Joseph Nagyvary, a professor emeritus of biochemistry at Texas A&M University, has spent 33 years trying to prove his theory that chemicals used on the instruments are responsible for the distinctive sounds of the violins, the university reported.
The research is published in the journal Public Library of Science.
Working with Renald Guillemette of the university's geology department and Clifford Spiegelman, a professor of statistics, Nagyvary obtained tiny wood samples from violin restorers and burned the wood slivers to ash.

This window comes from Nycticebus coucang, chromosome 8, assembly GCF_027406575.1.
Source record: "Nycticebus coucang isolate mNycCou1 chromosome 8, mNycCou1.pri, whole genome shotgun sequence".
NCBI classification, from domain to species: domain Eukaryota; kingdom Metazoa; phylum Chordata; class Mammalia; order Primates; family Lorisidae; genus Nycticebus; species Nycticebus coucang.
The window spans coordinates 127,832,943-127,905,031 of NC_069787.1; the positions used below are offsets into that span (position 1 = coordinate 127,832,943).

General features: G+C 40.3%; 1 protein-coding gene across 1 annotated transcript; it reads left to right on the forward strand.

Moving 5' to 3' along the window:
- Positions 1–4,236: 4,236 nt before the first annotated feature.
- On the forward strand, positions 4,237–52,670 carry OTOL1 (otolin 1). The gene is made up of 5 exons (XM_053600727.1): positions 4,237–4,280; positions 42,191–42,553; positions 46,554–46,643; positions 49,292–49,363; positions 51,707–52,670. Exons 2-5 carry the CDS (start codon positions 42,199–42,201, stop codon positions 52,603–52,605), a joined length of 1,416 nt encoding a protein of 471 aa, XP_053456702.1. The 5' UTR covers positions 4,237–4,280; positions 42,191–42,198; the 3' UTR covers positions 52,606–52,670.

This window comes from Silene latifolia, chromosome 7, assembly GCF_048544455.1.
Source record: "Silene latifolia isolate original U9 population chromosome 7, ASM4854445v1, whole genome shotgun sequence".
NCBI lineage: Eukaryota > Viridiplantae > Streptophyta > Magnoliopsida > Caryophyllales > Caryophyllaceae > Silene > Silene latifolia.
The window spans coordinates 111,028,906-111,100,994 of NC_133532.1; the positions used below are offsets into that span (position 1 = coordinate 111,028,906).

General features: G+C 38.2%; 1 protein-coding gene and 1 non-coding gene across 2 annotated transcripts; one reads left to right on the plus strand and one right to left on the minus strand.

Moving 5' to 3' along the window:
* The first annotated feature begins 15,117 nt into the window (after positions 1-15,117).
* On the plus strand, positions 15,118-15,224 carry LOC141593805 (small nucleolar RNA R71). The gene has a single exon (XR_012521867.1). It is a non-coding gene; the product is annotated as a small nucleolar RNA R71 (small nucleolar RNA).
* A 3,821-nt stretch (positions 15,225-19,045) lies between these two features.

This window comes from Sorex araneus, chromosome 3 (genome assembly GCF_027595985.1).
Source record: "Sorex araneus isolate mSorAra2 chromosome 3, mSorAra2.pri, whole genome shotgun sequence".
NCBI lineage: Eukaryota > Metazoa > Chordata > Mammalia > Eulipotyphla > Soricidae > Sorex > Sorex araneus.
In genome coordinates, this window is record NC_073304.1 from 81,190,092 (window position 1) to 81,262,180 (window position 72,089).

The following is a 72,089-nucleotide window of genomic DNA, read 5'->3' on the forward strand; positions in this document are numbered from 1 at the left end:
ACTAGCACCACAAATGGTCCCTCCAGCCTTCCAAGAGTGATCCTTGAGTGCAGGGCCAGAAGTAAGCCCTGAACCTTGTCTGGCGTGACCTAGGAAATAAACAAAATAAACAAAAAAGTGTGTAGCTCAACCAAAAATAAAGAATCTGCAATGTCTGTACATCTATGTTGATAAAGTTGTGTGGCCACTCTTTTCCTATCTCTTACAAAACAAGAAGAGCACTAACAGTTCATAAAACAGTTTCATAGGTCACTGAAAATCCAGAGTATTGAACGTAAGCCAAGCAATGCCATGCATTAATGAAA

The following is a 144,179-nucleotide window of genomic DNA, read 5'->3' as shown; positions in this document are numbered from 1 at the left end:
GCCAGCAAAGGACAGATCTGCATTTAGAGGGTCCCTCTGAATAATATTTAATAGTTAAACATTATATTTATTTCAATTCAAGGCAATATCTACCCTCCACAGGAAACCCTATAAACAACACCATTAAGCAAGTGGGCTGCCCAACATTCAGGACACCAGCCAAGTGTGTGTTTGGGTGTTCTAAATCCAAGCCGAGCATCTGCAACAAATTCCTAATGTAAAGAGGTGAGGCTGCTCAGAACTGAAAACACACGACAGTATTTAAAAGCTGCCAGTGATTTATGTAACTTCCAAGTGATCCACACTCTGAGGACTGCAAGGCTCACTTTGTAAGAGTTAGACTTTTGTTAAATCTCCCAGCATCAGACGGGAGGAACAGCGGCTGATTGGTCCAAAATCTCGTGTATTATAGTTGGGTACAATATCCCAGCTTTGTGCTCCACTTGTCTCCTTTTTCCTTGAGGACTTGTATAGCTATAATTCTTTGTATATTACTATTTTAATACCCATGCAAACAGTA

Tests showed numerous chemicals in the wood, including borax, fluorides, chromium and iron salts.
"The presence of these chemicals all points to collaboration between the violin makers and the local drugstore and druggist at the time," Nagyvary said Thursday in a release. "Their probable intent was to treat the wood for preservation purposes. Both Stradivari and Guarneri would have wanted to treat their violins to prevent worms from eating away the wood because worm infestations were very widespread at that time."
Nagyvary said he believes the findings could change the way in which fine violins are made today.
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